Proposal for modifying gnucash to use exact quantities

Richard Wackerbarth
Tue, 25 Jul 2000 18:59:57 -0500

On Tue, 25 Jul 2000, John Hasler wrote:
> Richard Wackerbarth writes:
> > Actually, price is a rational and quantity is an integer.  (At least in
> > the pumps that I helped program)
> I'm not talking about gasoline anymore, but about prices and quantities in
> general.  Treating price and quantity as reals (always rationals or
> integers in practice) allows for whatever wonky deal buyer and seller see
> fit to make for whatever bizarre materials they choose to deal in.

I think that this is a mistake. Although, mathematically, reals are a 
superset of the rationals and those are, in turn, are a superset of the 
integers, I think it is a mistake to allow the arbitrary extension of the 
domains. In practice, accounting always restricts the allowable values.

> Thus you were counting strokes, not gasoline.
Precisely. We sold gasoline by the pump stroke although we quoted the price 
in dollars per gallon.

> Yes.  Some things come in distinguishable packages.  Others don't.
I don't think that the accountants view it that way.

> > And I can be reasonably sure that I would not receive either 19 or 21
> > "747"s when I pay for exactly 20.
> In other words, if your count and the vendor's count differ by too much you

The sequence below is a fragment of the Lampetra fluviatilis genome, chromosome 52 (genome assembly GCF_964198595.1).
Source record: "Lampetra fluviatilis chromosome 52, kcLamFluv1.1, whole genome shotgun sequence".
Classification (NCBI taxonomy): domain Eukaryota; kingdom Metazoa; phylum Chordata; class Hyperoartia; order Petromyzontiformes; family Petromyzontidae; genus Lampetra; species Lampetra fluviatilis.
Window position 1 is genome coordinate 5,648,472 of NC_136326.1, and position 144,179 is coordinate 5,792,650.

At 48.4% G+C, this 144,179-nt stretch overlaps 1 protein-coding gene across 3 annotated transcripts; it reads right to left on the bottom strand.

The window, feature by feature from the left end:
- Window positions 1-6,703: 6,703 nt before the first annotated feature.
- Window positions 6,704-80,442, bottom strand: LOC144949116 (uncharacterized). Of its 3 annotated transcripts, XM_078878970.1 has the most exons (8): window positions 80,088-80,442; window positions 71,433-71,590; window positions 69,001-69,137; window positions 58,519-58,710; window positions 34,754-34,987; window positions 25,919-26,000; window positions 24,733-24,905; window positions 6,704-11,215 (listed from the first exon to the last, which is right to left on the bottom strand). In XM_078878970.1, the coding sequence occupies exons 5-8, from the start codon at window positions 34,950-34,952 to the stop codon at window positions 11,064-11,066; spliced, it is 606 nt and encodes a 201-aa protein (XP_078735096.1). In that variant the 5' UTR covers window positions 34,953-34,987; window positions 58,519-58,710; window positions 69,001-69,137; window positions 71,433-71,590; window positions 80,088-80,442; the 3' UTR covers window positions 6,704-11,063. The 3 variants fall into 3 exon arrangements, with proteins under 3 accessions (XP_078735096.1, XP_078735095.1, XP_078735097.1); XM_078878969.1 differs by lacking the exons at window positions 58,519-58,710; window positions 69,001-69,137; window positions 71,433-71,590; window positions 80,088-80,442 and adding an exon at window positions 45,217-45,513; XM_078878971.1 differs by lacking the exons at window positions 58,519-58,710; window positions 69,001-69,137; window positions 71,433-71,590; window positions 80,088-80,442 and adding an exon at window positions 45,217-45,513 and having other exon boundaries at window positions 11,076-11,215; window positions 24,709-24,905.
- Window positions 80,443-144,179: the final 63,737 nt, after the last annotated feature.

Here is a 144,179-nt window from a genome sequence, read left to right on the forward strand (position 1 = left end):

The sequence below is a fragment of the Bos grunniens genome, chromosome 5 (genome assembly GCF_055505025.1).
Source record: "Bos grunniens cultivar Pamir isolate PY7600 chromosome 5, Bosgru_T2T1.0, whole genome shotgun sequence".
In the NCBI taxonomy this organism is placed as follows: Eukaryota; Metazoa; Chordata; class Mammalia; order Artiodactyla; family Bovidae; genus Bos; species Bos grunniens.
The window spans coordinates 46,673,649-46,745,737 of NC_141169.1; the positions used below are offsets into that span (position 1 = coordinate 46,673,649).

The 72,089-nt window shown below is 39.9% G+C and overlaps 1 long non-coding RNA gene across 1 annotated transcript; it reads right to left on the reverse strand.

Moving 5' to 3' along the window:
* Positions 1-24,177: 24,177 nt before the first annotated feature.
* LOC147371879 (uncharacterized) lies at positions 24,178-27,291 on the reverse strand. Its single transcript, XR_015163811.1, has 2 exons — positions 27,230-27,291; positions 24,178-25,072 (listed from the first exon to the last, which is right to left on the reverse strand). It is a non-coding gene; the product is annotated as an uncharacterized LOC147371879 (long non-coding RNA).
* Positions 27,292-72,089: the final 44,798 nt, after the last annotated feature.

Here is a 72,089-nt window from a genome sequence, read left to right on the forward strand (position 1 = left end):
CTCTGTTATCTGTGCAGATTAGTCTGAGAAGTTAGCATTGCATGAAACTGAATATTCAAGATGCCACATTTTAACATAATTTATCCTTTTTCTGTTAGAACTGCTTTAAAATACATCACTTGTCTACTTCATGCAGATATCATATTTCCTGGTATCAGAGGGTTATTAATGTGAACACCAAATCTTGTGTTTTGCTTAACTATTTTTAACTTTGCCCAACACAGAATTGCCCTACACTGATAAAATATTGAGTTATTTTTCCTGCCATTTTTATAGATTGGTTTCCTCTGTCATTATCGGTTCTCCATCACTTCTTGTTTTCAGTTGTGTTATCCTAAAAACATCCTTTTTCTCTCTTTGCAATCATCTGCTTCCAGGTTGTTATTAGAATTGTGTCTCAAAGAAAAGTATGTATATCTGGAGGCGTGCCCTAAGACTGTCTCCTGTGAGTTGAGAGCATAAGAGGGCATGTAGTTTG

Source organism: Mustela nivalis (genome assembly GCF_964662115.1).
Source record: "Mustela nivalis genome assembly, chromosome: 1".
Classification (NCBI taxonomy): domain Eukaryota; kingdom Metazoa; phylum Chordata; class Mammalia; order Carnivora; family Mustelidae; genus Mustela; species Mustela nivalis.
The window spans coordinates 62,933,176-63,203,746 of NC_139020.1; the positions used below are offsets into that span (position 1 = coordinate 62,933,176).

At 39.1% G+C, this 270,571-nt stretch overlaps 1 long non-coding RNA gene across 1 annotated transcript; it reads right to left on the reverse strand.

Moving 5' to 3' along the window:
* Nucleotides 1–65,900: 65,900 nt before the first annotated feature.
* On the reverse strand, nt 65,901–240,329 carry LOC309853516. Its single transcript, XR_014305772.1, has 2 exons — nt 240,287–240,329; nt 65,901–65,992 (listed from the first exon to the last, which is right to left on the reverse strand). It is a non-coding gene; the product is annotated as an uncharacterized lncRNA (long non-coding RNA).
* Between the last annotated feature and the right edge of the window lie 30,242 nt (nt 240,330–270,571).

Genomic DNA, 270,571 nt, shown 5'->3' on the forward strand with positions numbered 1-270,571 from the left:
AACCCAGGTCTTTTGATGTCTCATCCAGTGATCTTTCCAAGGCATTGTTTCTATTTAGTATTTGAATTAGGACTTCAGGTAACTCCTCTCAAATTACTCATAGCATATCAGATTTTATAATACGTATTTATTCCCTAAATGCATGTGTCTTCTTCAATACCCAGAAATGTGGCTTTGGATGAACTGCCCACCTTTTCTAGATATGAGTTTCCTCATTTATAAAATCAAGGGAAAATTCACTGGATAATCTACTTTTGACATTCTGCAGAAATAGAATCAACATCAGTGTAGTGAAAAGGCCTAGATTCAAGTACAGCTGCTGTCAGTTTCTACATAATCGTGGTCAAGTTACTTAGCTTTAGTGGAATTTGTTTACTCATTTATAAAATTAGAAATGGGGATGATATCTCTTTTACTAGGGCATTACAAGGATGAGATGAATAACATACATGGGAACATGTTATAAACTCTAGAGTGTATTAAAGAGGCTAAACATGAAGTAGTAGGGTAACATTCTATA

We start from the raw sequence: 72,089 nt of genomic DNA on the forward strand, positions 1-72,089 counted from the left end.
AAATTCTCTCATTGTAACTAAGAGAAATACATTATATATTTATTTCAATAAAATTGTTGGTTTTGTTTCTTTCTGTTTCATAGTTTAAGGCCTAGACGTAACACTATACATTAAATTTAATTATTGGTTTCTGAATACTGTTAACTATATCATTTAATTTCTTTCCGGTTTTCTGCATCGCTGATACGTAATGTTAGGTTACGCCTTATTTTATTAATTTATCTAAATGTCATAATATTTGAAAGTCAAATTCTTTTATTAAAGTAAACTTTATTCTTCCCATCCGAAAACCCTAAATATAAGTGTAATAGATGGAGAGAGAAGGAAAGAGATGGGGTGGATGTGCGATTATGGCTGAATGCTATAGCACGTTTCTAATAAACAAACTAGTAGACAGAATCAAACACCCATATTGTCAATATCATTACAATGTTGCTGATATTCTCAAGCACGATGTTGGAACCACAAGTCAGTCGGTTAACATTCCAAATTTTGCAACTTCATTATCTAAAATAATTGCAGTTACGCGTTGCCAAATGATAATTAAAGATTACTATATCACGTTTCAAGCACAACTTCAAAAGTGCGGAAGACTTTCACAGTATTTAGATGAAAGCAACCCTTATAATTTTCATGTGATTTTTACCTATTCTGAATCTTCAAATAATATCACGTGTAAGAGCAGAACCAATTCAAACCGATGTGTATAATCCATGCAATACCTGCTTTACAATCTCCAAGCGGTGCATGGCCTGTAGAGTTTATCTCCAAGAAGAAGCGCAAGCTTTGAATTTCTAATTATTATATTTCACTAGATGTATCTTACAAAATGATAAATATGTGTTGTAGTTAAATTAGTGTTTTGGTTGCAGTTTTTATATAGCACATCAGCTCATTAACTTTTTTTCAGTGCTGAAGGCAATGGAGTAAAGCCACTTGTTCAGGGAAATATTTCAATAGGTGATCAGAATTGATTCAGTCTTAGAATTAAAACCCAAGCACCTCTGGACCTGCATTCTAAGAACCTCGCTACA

> will dispute the bill.  How much is too much depends on the product.

> At the end of the day, you agree to pay an _exact_ amount of money for
> whatever the vendor piles up on your loading dock.  This amount may or may
> not correspond exactly to quoted_price * quantity_received.
Agreed, as long as it is "close".

> The amount of stuff your vendor records as having left his inventory
> heading in your direction may differ slightly from the amount you tell your
> inventory system you received and neither of you will necessarily get bent
> out of shape. 
That's right.

> The same cannot be said of the amount of money he asks you
> to pay him and the amount you actually pay.
No, the same CAN be said. Rather than argue about a dollar or two, the vendor 
may elect to accept a little less than the "ask" amount.
What we will have difficulty justifying is that I report paying one amount 
and he reports receiving a different amount. Neither of those amounts 
necesarily match the contract amount.

Funny. The government is better at counting pennies than it is at counting 
ounces of gold. :-).